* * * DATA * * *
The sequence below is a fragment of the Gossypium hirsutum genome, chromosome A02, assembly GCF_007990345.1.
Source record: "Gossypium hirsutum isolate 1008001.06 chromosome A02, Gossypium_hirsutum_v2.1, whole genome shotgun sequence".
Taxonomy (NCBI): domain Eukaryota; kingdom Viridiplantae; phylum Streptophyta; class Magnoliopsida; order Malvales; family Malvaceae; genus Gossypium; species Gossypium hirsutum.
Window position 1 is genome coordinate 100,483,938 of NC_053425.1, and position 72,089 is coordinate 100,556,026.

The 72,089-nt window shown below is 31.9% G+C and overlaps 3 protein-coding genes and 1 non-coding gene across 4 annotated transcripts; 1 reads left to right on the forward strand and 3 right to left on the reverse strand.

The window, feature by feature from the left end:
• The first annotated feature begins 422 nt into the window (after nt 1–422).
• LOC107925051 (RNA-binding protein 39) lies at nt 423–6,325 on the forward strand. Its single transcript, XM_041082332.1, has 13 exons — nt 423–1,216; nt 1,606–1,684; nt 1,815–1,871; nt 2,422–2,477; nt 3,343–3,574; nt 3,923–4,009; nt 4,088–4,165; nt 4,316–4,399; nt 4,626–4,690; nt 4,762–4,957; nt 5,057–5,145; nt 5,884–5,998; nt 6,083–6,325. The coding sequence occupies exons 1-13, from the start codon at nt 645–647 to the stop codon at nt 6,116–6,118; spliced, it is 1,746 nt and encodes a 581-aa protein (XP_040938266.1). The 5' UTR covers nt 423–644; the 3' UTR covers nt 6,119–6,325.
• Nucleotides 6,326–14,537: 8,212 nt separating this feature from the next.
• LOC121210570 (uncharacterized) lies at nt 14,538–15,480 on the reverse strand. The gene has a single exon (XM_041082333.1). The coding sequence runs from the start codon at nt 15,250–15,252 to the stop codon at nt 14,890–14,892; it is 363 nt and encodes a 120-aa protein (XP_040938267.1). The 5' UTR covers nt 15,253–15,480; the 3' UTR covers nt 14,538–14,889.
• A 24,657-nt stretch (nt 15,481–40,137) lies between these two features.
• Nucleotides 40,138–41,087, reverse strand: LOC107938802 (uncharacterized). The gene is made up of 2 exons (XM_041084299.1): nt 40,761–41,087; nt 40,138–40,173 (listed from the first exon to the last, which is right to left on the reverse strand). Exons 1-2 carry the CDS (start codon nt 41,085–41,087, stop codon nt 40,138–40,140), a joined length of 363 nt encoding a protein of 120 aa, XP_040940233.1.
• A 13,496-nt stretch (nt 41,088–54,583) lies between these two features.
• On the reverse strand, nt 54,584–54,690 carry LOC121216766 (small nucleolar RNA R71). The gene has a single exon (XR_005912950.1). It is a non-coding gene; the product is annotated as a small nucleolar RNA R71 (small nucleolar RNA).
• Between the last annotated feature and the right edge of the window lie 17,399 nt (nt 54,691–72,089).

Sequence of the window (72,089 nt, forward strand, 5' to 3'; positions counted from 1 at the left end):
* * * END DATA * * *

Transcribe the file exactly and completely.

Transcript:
The sequence below is a fragment of the Gossypium hirsutum genome, chromosome A02, assembly GCF_007990345.1.
Source record: "Gossypium hirsutum isolate 1008001.06 chromosome A02, Gossypium_hirsutum_v2.1, whole genome shotgun sequence".
Taxonomy (NCBI): domain Eukaryota; kingdom Viridiplantae; phylum Streptophyta; class Magnoliopsida; order Malvales; family Malvaceae; genus Gossypium; species Gossypium hirsutum.
Window position 1 is genome coordinate 100,483,938 of NC_053425.1, and position 72,089 is coordinate 100,556,026.

The 72,089-nt window shown below is 31.9% G+C and overlaps 3 protein-coding genes and 1 non-coding gene across 4 annotated transcripts; 1 reads left to right on the forward strand and 3 right to left on the reverse strand.

The window, feature by feature from the left end:
• The first annotated feature begins 422 nt into the window (after nt 1–422).
• LOC107925051 (RNA-binding protein 39) lies at nt 423–6,325 on the forward strand. Its single transcript, XM_041082332.1, has 13 exons — nt 423–1,216; nt 1,606–1,684; nt 1,815–1,871; nt 2,422–2,477; nt 3,343–3,574; nt 3,923–4,009; nt 4,088–4,165; nt 4,316–4,399; nt 4,626–4,690; nt 4,762–4,957; nt 5,057–5,145; nt 5,884–5,998; nt 6,083–6,325. The coding sequence occupies exons 1-13, from the start codon at nt 645–647 to the stop codon at nt 6,116–6,118; spliced, it is 1,746 nt and encodes a 581-aa protein (XP_040938266.1). The 5' UTR covers nt 423–644; the 3' UTR covers nt 6,119–6,325.
• Nucleotides 6,326–14,537: 8,212 nt separating this feature from the next.
• LOC121210570 (uncharacterized) lies at nt 14,538–15,480 on the reverse strand. The gene has a single exon (XM_041082333.1). The coding sequence runs from the start codon at nt 15,250–15,252 to the stop codon at nt 14,890–14,892; it is 363 nt and encodes a 120-aa protein (XP_040938267.1). The 5' UTR covers nt 15,253–15,480; the 3' UTR covers nt 14,538–14,889.
• A 24,657-nt stretch (nt 15,481–40,137) lies between these two features.
• Nucleotides 40,138–41,087, reverse strand: LOC107938802 (uncharacterized). The gene is made up of 2 exons (XM_041084299.1): nt 40,761–41,087; nt 40,138–40,173 (listed from the first exon to the last, which is right to left on the reverse strand). Exons 1-2 carry the CDS (start codon nt 41,085–41,087, stop codon nt 40,138–40,140), a joined length of 363 nt encoding a protein of 120 aa, XP_040940233.1.
• A 13,496-nt stretch (nt 41,088–54,583) lies between these two features.
• On the reverse strand, nt 54,584–54,690 carry LOC121216766 (small nucleolar RNA R71). The gene has a single exon (XR_005912950.1). It is a non-coding gene; the product is annotated as a small nucleolar RNA R71 (small nucleolar RNA).
• Between the last annotated feature and the right edge of the window lie 17,399 nt (nt 54,691–72,089).

Sequence of the window (72,089 nt, forward strand, 5' to 3'; positions counted from 1 at the left end):